E U R O P E A N
BUSINESS AIR NEWS ISSUE 198
FlyingGroup expands as Falcon 7Xs enter service
DC Aviation rewards frequent flyers ahead of Legacy 650 introduction Germany’s DC Aviation will bring a new dimension to its long haul capability with the addition of two Legacy 650s. Steffen Fries, ceo, says: “We are extremely proud to be one of the first European charter providers to welcome two Legacy 650s into our fleet. We plan to use this new aircraft model to continue the expansion of our long haul fleet, as well as our international flight service. This aircraft will enable us to offer comfortable, non-stop flights on business routes such as LondonDubai or Dubai-Singapore.” The first Legacy 650 is due for delivery in the final quarter of 2010, with the second aircraft due to arrive in 2011. Fries says: “The Legacy’s performance offers advantages for air traffic controllers, and ultimately our operations.” DC Aviation, he points out, already operates two Legacy 600s on longhaul charter flights. Including managed aircraft, DC Aviation has around 20 business jets for charter. Fries says: “As business people without a personal jet currently do not want to commit themselves to one business jet operator with long-term contracts or 25 hour jet cards, DC Aviation has developed a special frequent flyer programme for charter customers. In the ‘DC Aviation Loyalty Club’, flights become less expensive the more frequently a customer flies in central Europe. In addition, positioning costs will also be waived in the selected ‘loyalty region’.” Fries says the Legacy 650s will complement a diverse fleet ranging from the short haul Learjet 45XR to the long range jet Gulfstream 550 and four A319s with modified 19-seat vip seating plans or a 48-seat vip configuration. DC Aviation GmbH was formed as a result of the merger of Cirrus Aviation and DaimlerChrysler Aviation.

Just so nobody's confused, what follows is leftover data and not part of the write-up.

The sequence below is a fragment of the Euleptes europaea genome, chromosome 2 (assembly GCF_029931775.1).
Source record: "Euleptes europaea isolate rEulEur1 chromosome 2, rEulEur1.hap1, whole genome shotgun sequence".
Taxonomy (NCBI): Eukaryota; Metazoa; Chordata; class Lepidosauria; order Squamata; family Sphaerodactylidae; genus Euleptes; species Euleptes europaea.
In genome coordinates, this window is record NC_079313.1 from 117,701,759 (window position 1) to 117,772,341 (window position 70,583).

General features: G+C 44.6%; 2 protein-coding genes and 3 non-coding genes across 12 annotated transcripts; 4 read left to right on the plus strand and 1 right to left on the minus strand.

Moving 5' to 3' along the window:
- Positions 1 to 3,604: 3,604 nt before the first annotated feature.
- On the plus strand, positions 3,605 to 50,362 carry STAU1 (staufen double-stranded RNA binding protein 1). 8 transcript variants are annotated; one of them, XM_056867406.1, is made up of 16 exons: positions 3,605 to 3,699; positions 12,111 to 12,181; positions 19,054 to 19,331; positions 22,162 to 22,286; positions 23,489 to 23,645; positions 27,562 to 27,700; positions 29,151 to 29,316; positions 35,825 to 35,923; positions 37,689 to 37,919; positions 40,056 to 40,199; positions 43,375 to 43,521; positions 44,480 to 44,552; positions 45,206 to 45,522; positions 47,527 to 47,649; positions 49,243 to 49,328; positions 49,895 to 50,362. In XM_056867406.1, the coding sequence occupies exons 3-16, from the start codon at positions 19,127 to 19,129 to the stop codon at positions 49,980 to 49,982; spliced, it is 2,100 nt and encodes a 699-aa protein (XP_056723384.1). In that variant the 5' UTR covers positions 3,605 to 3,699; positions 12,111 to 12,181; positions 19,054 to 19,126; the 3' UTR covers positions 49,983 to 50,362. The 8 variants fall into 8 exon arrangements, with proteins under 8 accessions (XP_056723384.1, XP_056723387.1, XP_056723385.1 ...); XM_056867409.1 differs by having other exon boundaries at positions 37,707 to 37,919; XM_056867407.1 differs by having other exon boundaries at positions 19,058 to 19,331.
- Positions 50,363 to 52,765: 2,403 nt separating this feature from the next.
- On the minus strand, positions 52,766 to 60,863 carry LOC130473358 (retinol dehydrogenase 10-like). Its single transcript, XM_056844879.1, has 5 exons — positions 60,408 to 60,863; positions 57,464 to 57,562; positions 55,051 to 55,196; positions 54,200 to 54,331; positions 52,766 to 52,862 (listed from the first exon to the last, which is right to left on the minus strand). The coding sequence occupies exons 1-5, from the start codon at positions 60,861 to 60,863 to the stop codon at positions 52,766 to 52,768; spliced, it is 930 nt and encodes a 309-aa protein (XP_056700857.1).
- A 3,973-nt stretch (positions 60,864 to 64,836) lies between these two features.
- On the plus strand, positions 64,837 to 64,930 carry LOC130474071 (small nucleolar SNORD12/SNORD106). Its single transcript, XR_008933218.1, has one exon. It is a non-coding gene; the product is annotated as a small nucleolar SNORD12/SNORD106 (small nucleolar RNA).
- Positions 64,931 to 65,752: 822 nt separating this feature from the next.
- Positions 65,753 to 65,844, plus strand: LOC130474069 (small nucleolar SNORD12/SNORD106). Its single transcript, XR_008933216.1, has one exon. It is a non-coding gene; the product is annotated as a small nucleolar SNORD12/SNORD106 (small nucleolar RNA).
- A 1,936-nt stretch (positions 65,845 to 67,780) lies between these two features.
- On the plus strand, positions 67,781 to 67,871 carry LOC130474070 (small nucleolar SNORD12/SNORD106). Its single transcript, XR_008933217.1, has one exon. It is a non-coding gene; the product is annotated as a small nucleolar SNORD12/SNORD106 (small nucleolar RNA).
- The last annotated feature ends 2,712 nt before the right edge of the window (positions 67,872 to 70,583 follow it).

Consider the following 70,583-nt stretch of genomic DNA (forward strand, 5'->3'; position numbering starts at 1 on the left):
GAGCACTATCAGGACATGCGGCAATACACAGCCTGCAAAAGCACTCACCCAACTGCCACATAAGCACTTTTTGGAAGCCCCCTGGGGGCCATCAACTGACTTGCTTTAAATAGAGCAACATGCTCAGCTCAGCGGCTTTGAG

ME & MY AIRCRAFT Cabin class piston
Masterjet readies A320 for 2010 debut page 2 Elite goes IFR with new Grand
Aviation Beauport pays tribute to founder page 3 Bespoke Observer enhances survey capabilities page 4 Association plans development drive for central Europe page 5
For details of how to enter, see page 3.